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Ek Thi Begum review: Excellent performances elevate this long revenge saga

Release Date: 08 Apr 2020

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Suyog Zore

Said to be based on a true incident, the web-series takes you back to 1980s Bombay (now Mumbai), when crime and gang wars were at their peak.

Ek Thi Begum is a 14-episode-long crime drama on MX Player that sheds light on the criminal underbelly of 1980s Mumbai. The series, created by Sachin Darekar, tells the story of a woman who dared to go against the big players of the underworld to seek revenge.

There was a time when the Mumbai underworld was a favourite topic with some filmmakers. Films like Parinda (1989), Satya (1998) and Vaastav (1999) explored the workings of the underworld and achieved cult status in the minds of viewers over the years. Those films brilliantly showed the complex nexus involving politicians, businessmen and the underworld.

Slowly the focus shifted from Mumbai's underworld to crime dramas in India's hinterland and we got iconic films like Omkara (2006) and Gangs Of Wasseypur (2012). Recently, OTT platforms have jumped on the bandwagon with shows like Apaharan and Mirzapur.

Ek Thi Begum is an addition to this list. The show starts promisingly by introducing all the players of the game. But here the game is about life and death. The gangs led by Nana Mhatre (Rajendra Shisatkar) and Zaheer Bhatkar (Ankit Mohan) are the most prominent in Bombay. Mhatre works for Maqsood (Ajay Bahl) who operates his business sitting in a pristine bungalow in Dubai. Maqsood is unmistakably modelled on India's most wanted gangster Dawood Ibrahim. Though Zaheer is also a gangster, he believes in some morals and is opposed to the use of drugs. Hence, he repeatedly foils Maqsood's plan to supply drugs in Bombay.

Zaheer is married to Ashraf (Anuja Sathe) and they are finally having a child after seven years. For his child's secure future, Zaheer decides to leave his criminal business behind and lead a simple life, but as we have seen in innumerable crime dramas, there is no exit door in this business. His past catches up with him and he pays with his life. This is where the revenge aspect begins, as Ashraf vows to kill each and every person involved in her husband's murder.

But Ek Thi Begum is not just a revenge drama. It also explores how the corrupt police and politicians gave rise to the organized crime syndicates in India's financial capital. From the iconic old Ambassador cars to old-fashioned payphones to other minor details, the makers have painstakingly recreated the bygone era. Sachin Darekar and his crew deserve full marks for their attempt to take us back in time. Except for two or three occasions, the production design by Santosh Phutane is on point.

The other technical aspect that deserves special mention here is the excellent cinematography by Sachin Gadankush. His use of light and shadow in some scenes will leave you awestruck. The series also has five or six long and complex single takes. Overall, Ek Thi Begum deserves a perfect score on the technical aspects.

All the artistes have brought their A-game to this series. Anuja Sathe, who plays the lead, is really good, but the show-stealer is Abhijeet Chavan. He plays corrupt police officer Tawde. He is so despicable that you don't want to look at him, but at the same time it is impossible to take your eyes off him whenever he is on screen.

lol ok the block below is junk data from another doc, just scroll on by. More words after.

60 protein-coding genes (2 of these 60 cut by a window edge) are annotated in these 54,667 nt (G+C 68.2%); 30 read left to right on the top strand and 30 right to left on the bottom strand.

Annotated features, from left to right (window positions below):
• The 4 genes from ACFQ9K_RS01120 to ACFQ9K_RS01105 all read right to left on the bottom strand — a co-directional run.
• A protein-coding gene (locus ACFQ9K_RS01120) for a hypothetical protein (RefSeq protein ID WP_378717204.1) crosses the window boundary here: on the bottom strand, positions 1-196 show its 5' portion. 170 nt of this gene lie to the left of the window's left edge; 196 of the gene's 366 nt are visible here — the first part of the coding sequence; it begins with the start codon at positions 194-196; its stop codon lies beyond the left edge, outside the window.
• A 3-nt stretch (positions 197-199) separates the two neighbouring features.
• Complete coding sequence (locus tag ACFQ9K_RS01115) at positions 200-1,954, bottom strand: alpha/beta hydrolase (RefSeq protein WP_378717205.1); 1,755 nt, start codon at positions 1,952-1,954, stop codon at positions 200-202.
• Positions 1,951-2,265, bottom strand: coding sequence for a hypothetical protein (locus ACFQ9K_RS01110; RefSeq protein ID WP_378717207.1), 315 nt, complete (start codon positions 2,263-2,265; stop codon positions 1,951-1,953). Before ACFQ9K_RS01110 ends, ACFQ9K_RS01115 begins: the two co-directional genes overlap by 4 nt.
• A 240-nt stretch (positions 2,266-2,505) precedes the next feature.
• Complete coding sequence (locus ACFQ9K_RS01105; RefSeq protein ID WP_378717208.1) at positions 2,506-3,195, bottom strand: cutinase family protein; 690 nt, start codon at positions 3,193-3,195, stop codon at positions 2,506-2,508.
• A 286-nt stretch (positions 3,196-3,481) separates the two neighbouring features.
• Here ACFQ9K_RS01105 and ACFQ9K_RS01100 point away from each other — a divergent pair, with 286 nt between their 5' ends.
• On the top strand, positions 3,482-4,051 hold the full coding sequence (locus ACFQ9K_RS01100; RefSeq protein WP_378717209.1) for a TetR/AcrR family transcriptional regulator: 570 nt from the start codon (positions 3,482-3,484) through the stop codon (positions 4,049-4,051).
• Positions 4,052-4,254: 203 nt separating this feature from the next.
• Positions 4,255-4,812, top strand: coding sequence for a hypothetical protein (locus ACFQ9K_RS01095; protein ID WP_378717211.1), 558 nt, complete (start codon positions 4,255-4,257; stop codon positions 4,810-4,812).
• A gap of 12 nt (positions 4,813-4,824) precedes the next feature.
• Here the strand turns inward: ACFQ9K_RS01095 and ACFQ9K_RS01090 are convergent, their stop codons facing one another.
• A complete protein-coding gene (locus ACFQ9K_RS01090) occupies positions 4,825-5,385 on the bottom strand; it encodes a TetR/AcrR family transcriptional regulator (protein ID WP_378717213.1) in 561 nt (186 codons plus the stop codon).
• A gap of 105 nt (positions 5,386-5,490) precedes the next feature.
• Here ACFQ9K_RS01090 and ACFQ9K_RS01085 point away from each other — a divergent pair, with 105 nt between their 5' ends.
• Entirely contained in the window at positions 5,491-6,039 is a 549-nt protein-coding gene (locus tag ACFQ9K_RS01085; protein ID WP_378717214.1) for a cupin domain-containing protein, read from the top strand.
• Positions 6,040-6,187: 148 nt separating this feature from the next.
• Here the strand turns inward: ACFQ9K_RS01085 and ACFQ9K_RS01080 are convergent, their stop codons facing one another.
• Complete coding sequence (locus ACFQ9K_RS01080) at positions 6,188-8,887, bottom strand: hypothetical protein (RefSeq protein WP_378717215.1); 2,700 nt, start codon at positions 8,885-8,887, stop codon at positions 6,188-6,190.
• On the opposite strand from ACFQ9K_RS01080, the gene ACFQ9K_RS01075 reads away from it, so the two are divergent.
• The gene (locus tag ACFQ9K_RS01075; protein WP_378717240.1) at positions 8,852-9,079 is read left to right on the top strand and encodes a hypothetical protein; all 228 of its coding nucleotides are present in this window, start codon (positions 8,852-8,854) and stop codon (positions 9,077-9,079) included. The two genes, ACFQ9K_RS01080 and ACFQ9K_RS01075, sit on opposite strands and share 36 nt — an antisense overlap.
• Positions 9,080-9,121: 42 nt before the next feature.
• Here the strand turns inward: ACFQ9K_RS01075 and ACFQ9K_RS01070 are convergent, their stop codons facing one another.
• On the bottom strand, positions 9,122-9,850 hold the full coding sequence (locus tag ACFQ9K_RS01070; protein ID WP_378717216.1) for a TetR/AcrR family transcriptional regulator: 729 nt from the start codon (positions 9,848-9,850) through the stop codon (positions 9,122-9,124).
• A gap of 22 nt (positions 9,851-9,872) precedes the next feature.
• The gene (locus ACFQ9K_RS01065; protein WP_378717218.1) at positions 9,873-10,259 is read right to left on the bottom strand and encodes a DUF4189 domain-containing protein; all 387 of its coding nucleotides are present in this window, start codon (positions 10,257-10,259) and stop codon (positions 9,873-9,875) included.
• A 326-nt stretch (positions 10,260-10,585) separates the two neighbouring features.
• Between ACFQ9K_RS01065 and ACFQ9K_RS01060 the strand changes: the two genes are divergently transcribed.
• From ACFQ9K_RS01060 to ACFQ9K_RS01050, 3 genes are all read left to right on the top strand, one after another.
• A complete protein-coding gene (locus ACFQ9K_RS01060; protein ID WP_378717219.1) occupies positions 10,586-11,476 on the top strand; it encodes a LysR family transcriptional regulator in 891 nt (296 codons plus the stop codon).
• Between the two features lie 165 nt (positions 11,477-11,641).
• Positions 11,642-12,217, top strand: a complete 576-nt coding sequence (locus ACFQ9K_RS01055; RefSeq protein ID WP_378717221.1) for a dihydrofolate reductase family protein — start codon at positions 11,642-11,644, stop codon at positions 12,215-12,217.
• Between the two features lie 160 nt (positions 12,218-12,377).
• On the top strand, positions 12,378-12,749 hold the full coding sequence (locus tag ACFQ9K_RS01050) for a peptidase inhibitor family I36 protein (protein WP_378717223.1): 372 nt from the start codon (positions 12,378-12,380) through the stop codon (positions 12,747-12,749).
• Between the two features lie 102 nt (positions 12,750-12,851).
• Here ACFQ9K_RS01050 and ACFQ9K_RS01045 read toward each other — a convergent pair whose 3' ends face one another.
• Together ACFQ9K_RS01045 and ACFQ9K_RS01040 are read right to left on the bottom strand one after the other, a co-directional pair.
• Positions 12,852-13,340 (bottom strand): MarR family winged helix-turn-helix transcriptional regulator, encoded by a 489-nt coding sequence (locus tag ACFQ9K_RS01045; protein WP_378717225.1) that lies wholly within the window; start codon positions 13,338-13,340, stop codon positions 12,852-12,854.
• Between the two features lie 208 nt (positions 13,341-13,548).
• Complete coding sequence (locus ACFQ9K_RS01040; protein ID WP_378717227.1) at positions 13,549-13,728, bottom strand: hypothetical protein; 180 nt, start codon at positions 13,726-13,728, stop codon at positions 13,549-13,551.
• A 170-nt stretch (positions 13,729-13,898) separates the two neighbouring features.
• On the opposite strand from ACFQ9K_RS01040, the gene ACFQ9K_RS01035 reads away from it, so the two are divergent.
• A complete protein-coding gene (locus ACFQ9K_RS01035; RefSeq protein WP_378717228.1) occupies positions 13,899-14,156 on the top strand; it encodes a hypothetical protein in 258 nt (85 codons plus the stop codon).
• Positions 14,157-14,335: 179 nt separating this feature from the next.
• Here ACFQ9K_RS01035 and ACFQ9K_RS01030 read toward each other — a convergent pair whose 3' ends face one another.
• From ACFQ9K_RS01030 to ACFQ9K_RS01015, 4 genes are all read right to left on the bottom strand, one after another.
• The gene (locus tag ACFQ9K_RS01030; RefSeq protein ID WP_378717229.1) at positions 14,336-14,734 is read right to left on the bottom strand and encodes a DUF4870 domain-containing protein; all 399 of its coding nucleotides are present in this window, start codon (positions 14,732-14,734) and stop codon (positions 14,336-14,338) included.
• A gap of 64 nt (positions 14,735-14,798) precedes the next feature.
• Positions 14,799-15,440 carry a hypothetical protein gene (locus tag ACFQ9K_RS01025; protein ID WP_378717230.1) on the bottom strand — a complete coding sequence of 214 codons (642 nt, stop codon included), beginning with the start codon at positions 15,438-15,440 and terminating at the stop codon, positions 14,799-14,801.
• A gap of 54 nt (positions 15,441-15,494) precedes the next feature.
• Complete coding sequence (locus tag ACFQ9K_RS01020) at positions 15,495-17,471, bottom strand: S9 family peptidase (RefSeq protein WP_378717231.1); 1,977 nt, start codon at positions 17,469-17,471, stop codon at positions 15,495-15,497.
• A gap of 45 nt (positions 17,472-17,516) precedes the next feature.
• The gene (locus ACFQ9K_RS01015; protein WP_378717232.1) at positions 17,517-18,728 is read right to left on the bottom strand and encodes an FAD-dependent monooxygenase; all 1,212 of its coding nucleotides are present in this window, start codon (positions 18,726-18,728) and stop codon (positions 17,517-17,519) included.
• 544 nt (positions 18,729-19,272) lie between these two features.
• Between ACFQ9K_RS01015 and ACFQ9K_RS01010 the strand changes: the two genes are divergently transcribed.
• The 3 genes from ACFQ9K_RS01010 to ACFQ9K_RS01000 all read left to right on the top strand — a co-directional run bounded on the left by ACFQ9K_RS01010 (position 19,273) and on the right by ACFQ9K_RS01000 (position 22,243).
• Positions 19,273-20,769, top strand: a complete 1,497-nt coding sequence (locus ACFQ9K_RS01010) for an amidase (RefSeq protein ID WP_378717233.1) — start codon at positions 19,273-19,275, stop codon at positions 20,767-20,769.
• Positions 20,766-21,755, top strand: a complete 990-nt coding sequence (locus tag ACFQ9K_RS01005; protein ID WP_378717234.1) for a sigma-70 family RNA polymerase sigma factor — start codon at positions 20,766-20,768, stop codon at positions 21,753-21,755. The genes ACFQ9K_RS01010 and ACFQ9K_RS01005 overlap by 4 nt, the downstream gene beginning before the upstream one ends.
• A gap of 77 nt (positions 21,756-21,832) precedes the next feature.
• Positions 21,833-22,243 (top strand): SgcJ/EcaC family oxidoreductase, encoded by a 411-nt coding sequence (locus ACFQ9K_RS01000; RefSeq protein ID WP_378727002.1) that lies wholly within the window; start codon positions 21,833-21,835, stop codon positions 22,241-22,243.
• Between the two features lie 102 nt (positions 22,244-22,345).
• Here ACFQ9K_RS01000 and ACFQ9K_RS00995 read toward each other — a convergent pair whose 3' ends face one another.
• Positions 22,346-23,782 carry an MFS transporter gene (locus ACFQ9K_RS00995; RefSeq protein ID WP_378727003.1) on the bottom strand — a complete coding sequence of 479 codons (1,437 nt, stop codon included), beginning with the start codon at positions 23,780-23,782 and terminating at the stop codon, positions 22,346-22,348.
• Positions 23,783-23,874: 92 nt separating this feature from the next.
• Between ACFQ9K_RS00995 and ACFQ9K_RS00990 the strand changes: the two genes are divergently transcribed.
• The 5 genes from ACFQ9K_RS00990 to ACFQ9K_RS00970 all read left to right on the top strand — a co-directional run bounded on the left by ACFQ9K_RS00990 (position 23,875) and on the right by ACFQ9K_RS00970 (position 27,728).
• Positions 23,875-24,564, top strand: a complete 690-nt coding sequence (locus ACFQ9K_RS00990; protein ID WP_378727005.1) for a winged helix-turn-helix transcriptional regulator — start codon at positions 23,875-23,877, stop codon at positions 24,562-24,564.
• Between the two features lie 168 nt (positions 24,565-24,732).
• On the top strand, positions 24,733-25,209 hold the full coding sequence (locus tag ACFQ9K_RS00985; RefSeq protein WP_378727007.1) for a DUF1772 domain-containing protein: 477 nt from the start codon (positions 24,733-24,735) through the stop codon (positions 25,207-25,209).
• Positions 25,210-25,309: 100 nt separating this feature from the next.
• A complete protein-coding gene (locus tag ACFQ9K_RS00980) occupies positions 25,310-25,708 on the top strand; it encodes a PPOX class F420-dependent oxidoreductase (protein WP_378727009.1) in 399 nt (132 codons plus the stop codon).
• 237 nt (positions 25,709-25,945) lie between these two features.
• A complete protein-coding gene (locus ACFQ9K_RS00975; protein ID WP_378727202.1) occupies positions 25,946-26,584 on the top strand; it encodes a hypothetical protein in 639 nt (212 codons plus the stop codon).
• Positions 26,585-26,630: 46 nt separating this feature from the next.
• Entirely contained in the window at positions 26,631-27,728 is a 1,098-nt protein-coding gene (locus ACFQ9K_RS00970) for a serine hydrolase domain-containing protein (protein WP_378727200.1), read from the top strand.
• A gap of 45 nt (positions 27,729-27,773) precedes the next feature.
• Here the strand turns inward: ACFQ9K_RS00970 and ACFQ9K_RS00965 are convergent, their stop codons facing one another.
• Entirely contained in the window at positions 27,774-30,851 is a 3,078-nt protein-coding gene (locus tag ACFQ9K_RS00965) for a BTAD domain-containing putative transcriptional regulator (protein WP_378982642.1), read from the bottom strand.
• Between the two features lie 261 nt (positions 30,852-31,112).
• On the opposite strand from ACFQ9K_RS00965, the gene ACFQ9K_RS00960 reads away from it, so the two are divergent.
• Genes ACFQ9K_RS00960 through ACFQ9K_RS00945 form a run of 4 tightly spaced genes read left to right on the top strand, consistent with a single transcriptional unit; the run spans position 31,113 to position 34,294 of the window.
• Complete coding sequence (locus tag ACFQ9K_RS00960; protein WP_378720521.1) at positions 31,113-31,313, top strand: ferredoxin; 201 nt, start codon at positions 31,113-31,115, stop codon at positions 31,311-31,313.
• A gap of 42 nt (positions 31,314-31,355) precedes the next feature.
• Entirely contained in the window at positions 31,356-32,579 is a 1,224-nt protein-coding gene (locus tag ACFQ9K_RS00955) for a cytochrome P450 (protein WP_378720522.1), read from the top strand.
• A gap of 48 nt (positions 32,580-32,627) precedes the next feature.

Another praiseworthy performance comes from Shisatkar. The actor has been playing honest, dedicated police officers in TV serials like Crime Patrol, but here he shows his evil side. And he completely enthrals you with his performance. Others like Santosh Juvekar, Chinmay Mandlekar and Resham have all done an excellent job. This is as good as a show can get in terms of performances.

Darekar deserves praise for his realistic dialogues. It's an adult series and obviously there is a lot of adult content in the show, especially in terms of violence and cuss words. Since Ek Thi Begum is about criminals and the underworld, all characters, including the police officers, cuss at every possible occasion. But not once does it feel forced. Technically, this is a bilingual web-series because almost 30% of the dialogues are in Hindi. But after a point you stop noticing when the dialogues switch between Marathi and Hindi.

Despite all these positives, the average screenplay drags the web-series down. It plays only in the familiar territory of crime dramas which we have become accustomed to. The audience can always guess what is going to happen next due to familiarity with the subject and the predictable screenplay. We have seen this many times before in crime capers. What makes matters worse is the writer's overindulgence in some unnecessary scenes.

Throughout the show, you get the nagging feeling that you have seen this already. And to be frank, we have. The corrupt police, the nexus between politicians and gangsters, we have seen all this in so many films over the years. The only difference here is the length.

But despite having ample time on hand as an audience (because of the countrywide lockdown now), we don't get to learn anything new about the underworld or the 1980s era. It's the old-wine-in-a-new-bottle kind of scenario. Also, at 14 episodes, the series feels too long. Perhaps if the makers had compressed the content into nine or 10 episodes, Ek Thi Begum would have been an engaging watch. Even now, it is a decent attempt.

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